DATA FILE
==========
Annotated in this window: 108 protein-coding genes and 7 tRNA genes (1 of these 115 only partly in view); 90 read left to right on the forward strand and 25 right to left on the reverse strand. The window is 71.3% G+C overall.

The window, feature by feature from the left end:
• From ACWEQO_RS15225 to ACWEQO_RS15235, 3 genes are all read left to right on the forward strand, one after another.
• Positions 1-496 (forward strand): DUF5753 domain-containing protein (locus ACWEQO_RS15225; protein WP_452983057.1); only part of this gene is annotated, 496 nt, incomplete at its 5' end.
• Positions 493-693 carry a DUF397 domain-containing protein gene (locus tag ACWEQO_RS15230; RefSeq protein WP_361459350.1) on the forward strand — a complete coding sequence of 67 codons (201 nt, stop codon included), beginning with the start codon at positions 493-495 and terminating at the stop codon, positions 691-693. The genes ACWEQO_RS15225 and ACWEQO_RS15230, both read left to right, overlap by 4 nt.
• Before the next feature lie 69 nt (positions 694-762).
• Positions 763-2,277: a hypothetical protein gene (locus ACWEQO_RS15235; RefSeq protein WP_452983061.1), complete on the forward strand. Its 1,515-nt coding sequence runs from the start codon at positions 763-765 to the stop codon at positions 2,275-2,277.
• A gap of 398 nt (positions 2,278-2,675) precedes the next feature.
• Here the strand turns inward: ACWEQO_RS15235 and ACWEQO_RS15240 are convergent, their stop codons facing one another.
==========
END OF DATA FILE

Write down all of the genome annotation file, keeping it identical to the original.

Annotated in this window: 108 protein-coding genes and 7 tRNA genes (1 of these 115 only partly in view); 90 read left to right on the forward strand and 25 right to left on the reverse strand. The window is 71.3% G+C overall.

The window, feature by feature from the left end:
• From ACWEQO_RS15225 to ACWEQO_RS15235, 3 genes are all read left to right on the forward strand, one after another.
• Positions 1-496 (forward strand): DUF5753 domain-containing protein (locus ACWEQO_RS15225; protein WP_452983057.1); only part of this gene is annotated, 496 nt, incomplete at its 5' end.
• Positions 493-693 carry a DUF397 domain-containing protein gene (locus tag ACWEQO_RS15230; RefSeq protein WP_361459350.1) on the forward strand — a complete coding sequence of 67 codons (201 nt, stop codon included), beginning with the start codon at positions 493-495 and terminating at the stop codon, positions 691-693. The genes ACWEQO_RS15225 and ACWEQO_RS15230, both read left to right, overlap by 4 nt.
• Before the next feature lie 69 nt (positions 694-762).
• Positions 763-2,277: a hypothetical protein gene (locus ACWEQO_RS15235; RefSeq protein WP_452983061.1), complete on the forward strand. Its 1,515-nt coding sequence runs from the start codon at positions 763-765 to the stop codon at positions 2,275-2,277.
• A gap of 398 nt (positions 2,278-2,675) precedes the next feature.
• Here the strand turns inward: ACWEQO_RS15235 and ACWEQO_RS15240 are convergent, their stop codons facing one another.